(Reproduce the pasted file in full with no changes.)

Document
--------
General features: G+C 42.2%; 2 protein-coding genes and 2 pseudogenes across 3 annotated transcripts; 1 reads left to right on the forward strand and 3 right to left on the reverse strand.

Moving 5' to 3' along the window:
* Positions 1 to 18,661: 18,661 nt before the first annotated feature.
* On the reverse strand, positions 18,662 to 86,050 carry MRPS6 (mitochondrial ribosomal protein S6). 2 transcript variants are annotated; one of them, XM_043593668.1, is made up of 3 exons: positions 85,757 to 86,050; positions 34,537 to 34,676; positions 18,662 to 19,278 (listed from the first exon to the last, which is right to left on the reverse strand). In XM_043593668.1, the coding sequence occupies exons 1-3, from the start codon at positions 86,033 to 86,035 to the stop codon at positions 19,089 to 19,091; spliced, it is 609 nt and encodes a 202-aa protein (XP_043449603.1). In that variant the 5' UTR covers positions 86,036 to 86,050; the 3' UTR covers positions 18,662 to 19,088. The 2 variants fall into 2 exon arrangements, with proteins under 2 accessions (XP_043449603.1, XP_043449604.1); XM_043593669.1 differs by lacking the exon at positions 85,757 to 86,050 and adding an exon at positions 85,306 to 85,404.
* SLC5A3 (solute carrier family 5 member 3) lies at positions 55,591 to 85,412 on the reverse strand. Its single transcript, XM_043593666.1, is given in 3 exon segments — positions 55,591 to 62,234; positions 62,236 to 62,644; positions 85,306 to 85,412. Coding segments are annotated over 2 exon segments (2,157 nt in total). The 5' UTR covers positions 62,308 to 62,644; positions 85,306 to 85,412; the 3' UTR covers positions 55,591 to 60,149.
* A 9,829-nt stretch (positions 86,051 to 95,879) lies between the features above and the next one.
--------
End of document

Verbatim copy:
General features: G+C 42.2%; 2 protein-coding genes and 2 pseudogenes across 3 annotated transcripts; 1 reads left to right on the forward strand and 3 right to left on the reverse strand.

Moving 5' to 3' along the window:
* Positions 1 to 18,661: 18,661 nt before the first annotated feature.
* On the reverse strand, positions 18,662 to 86,050 carry MRPS6 (mitochondrial ribosomal protein S6). 2 transcript variants are annotated; one of them, XM_043593668.1, is made up of 3 exons: positions 85,757 to 86,050; positions 34,537 to 34,676; positions 18,662 to 19,278 (listed from the first exon to the last, which is right to left on the reverse strand). In XM_043593668.1, the coding sequence occupies exons 1-3, from the start codon at positions 86,033 to 86,035 to the stop codon at positions 19,089 to 19,091; spliced, it is 609 nt and encodes a 202-aa protein (XP_043449603.1). In that variant the 5' UTR covers positions 86,036 to 86,050; the 3' UTR covers positions 18,662 to 19,088. The 2 variants fall into 2 exon arrangements, with proteins under 2 accessions (XP_043449603.1, XP_043449604.1); XM_043593669.1 differs by lacking the exon at positions 85,757 to 86,050 and adding an exon at positions 85,306 to 85,404.
* SLC5A3 (solute carrier family 5 member 3) lies at positions 55,591 to 85,412 on the reverse strand. Its single transcript, XM_043593666.1, is given in 3 exon segments — positions 55,591 to 62,234; positions 62,236 to 62,644; positions 85,306 to 85,412. Coding segments are annotated over 2 exon segments (2,157 nt in total). The 5' UTR covers positions 62,308 to 62,644; positions 85,306 to 85,412; the 3' UTR covers positions 55,591 to 60,149.
* A 9,829-nt stretch (positions 86,051 to 95,879) lies between the features above and the next one.